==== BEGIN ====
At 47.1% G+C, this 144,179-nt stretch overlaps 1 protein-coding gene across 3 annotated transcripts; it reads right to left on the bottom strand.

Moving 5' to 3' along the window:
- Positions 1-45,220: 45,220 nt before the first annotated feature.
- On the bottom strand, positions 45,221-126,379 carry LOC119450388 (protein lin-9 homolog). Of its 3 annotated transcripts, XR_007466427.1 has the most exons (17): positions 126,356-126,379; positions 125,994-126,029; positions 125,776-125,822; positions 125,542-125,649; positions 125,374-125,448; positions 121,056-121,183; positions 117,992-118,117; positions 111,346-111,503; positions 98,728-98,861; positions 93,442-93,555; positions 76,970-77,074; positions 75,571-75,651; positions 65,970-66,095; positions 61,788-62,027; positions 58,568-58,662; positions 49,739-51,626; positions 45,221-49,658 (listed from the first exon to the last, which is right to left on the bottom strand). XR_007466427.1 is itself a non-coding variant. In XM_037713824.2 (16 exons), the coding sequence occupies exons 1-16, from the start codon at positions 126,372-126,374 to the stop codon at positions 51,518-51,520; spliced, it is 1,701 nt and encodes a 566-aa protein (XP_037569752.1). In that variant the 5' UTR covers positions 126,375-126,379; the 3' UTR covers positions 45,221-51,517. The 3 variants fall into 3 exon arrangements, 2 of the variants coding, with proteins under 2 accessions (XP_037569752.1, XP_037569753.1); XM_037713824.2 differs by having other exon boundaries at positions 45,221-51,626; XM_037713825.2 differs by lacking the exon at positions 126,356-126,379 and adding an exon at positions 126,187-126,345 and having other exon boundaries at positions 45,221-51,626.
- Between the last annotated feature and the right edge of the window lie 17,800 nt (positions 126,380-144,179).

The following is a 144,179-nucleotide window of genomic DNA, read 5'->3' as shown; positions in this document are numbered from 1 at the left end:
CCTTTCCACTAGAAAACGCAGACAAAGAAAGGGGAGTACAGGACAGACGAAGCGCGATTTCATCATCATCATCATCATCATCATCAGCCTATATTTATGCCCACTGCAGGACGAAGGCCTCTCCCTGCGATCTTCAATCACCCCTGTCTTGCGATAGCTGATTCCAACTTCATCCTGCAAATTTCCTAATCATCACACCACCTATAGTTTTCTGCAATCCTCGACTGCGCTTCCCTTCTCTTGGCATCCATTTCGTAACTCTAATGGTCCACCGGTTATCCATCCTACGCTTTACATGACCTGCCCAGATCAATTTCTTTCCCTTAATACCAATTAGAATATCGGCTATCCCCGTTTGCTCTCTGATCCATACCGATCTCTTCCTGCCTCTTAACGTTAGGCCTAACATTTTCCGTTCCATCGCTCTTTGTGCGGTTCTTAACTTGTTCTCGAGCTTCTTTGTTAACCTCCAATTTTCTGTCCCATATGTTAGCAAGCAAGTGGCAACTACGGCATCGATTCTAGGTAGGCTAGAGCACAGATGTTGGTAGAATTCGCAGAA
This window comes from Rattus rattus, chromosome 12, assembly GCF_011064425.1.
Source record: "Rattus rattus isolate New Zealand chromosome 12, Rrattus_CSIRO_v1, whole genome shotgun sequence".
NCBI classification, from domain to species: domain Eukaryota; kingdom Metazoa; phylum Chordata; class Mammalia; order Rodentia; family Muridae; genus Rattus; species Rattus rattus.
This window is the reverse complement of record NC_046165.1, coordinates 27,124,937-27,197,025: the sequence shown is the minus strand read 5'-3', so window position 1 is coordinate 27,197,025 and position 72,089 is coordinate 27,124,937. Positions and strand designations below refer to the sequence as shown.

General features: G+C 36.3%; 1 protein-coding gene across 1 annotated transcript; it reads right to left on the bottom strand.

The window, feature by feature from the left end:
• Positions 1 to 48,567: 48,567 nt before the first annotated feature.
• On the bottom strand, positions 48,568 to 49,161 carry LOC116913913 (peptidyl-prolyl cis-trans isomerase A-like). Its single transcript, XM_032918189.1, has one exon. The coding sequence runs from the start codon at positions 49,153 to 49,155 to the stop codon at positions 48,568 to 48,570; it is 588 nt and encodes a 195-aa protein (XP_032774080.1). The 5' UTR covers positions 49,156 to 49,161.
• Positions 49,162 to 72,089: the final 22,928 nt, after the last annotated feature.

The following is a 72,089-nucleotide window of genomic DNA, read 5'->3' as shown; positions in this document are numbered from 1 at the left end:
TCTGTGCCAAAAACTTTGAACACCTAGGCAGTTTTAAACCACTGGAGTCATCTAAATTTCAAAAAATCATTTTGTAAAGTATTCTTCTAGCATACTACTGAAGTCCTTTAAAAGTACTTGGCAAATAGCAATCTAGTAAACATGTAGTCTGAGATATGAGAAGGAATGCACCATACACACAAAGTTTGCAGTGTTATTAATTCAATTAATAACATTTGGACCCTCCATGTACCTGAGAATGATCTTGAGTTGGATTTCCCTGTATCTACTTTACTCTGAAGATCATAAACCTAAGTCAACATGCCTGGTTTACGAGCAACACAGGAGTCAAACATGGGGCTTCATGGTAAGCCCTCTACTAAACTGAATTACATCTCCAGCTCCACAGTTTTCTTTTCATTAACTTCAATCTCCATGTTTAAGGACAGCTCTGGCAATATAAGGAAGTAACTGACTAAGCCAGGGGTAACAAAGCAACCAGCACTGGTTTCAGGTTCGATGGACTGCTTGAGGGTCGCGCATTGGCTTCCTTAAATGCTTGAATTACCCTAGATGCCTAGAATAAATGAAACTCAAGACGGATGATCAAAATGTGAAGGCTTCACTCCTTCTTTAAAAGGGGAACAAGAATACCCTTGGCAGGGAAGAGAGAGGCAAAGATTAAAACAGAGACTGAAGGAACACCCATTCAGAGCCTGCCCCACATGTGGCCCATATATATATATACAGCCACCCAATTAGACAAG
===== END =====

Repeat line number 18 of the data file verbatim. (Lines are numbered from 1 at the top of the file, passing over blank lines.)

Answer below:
TCTGTGCCAAAAACTTTGAACACCTAGGCAGTTTTAAACCACTGGAGTCATCTAAATTTCAAAAAATCATTTTGTAAAGTATTCTTCTAGCATACTACTGAAGTCCTTTAAAAGTACTTGGCAAATAGCAATCTAGTAAACATGTAGTCTGAGATATGAGAAGGAATGCACCATACACACAAAGTTTGCAGTGTTATTAATTCAATTAATAACATTTGGACCCTCCATGTACCTGAGAATGATCTTGAGTTGGATTTCCCTGTATCTACTTTACTCTGAAGATCATAAACCTAAGTCAACATGCCTGGTTTACGAGCAACACAGGAGTCAAACATGGGGCTTCATGGTAAGCCCTCTACTAAACTGAATTACATCTCCAGCTCCACAGTTTTCTTTTCATTAACTTCAATCTCCATGTTTAAGGACAGCTCTGGCAATATAAGGAAGTAACTGACTAAGCCAGGGGTAACAAAGCAACCAGCACTGGTTTCAGGTTCGATGGACTGCTTGAGGGTCGCGCATTGGCTTCCTTAAATGCTTGAATTACCCTAGATGCCTAGAATAAATGAAACTCAAGACGGATGATCAAAATGTGAAGGCTTCACTCCTTCTTTAAAAGGGGAACAAGAATACCCTTGGCAGGGAAGAGAGAGGCAAAGATTAAAACAGAGACTGAAGGAACACCCATTCAGAGCCTGCCCCACATGTGGCCCATATATATATATACAGCCACCCAATTAGACAAG